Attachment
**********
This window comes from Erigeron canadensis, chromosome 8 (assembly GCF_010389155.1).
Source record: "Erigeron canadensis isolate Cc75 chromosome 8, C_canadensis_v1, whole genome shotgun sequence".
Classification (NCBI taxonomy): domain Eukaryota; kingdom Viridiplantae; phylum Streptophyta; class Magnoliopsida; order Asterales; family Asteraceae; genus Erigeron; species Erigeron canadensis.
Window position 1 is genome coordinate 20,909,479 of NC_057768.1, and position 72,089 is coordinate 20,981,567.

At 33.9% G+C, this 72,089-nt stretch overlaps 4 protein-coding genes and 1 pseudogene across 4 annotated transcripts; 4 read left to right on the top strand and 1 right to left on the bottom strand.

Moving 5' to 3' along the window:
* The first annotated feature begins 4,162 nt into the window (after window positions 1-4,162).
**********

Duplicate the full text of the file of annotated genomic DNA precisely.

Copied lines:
This window comes from Erigeron canadensis, chromosome 8 (assembly GCF_010389155.1).
Source record: "Erigeron canadensis isolate Cc75 chromosome 8, C_canadensis_v1, whole genome shotgun sequence".
Classification (NCBI taxonomy): domain Eukaryota; kingdom Viridiplantae; phylum Streptophyta; class Magnoliopsida; order Asterales; family Asteraceae; genus Erigeron; species Erigeron canadensis.
Window position 1 is genome coordinate 20,909,479 of NC_057768.1, and position 72,089 is coordinate 20,981,567.

At 33.9% G+C, this 72,089-nt stretch overlaps 4 protein-coding genes and 1 pseudogene across 4 annotated transcripts; 4 read left to right on the top strand and 1 right to left on the bottom strand.

Moving 5' to 3' along the window:
* The first annotated feature begins 4,162 nt into the window (after window positions 1-4,162).